The DaVinci Code is a mystery that unfolds within a day. But it's the mysteries discussed within Dan Brown's novel that have captivated readers and catapulted them into research, discussions and debate. The bestseller's popularity sparked an ABC-TV special and a lively, ongoing discussion at www.beliefnet.com.
Interest and controversy around the book stems from characters' study of Grail quests, the Gnostic gospels and the symbolism in Leonardo da Vinci's art, as well as a secret society and a Roman Catholic lay organization.
The book challenges Christian canon (by suggesting Christ and Mary Magdalene were married, among other things) while insisting "all descriptions of artwork, architecture, documents and secret rituals in this novel are accurate."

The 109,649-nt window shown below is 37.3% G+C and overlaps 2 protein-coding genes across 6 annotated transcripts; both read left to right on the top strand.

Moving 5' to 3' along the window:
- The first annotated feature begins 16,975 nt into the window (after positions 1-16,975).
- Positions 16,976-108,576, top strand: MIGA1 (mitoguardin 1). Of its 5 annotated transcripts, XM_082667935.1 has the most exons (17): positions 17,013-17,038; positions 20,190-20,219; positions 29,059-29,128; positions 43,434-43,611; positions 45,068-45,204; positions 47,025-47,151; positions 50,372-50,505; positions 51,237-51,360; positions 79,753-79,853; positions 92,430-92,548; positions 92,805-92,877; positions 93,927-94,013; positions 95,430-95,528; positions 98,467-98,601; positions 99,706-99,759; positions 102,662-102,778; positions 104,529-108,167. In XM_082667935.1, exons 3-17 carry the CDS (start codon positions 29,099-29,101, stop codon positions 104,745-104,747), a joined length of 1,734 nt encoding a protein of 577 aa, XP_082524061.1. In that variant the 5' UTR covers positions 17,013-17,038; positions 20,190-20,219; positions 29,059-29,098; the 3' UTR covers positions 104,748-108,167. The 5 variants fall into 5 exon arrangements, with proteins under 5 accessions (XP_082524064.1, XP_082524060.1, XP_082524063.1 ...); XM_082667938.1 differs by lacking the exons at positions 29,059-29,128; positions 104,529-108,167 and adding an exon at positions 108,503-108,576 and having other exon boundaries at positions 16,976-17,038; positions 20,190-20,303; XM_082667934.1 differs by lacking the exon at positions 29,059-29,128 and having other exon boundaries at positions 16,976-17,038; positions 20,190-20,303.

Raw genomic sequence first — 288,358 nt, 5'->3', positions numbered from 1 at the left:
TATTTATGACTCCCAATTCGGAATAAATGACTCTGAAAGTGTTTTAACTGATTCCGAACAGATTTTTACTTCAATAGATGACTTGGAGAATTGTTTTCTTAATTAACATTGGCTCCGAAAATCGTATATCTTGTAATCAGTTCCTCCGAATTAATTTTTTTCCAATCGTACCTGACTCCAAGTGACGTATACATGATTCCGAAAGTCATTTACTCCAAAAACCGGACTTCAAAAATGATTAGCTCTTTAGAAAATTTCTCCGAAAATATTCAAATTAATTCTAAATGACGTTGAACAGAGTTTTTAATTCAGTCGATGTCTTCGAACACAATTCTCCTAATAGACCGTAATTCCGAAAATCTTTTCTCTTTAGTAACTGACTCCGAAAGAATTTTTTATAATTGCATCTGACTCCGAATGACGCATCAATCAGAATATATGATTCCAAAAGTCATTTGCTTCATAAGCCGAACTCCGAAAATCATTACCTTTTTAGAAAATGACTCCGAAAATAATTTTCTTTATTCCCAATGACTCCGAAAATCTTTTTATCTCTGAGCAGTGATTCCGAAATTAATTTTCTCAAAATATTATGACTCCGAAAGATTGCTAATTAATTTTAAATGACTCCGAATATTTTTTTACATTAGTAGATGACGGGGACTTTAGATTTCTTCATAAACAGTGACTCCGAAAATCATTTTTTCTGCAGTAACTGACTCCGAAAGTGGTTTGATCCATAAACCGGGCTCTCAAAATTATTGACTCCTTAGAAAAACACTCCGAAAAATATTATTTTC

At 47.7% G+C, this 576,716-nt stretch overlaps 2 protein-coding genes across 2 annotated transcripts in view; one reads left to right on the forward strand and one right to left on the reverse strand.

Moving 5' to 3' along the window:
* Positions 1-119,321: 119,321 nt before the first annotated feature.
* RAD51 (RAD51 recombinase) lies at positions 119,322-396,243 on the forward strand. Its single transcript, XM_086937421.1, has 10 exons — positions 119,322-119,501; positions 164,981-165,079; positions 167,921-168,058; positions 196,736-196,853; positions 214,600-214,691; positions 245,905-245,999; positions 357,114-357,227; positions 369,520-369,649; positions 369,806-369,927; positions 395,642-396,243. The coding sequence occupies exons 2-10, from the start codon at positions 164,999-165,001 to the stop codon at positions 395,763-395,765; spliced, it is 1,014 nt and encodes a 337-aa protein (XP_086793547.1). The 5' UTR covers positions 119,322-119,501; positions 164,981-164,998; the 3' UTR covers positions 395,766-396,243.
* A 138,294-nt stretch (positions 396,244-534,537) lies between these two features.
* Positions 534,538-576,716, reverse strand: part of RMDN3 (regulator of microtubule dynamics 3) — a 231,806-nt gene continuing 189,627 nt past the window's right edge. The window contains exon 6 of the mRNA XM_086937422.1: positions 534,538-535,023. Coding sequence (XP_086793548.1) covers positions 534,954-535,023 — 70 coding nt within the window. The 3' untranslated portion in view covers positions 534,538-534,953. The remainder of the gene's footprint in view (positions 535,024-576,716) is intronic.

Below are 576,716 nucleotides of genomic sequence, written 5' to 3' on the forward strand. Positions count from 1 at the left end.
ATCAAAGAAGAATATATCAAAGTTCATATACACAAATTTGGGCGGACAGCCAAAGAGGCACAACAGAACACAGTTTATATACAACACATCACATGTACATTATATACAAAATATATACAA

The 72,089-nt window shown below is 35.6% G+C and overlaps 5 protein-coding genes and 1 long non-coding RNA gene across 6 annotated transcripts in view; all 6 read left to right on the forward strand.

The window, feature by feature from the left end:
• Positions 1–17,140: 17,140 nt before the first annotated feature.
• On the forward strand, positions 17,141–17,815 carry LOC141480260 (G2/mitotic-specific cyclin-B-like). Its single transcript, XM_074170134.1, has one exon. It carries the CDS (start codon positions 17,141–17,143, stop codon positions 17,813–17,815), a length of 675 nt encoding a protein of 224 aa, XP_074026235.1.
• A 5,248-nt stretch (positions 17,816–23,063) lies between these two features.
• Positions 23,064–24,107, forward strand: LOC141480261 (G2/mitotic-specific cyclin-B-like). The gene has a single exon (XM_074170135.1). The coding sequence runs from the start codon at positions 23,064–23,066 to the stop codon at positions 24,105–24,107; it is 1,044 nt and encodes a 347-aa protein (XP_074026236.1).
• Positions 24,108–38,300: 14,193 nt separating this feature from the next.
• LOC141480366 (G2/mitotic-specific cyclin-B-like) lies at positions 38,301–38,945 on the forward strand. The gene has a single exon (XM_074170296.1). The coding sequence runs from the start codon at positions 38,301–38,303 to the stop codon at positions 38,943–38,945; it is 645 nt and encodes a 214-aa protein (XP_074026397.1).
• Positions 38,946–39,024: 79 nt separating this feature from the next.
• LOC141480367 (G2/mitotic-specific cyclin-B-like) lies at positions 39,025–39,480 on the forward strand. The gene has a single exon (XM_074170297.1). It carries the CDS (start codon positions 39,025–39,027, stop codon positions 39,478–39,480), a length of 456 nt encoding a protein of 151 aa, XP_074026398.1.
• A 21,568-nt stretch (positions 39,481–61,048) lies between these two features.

In an article for the Martin Marty Center's Sightings, Margaret M. Mitchell of the University of Chicago Divinity School called the novel "fun to read" but said it presented "a rummage sale of accurate historical nuggets alongside falsehoods and misleading statements."
Mitchell, who proposed a "black light" version of The DaVinci Code, suggested that such an edition would be unnecessary if "readers would simply take the book as fiction."
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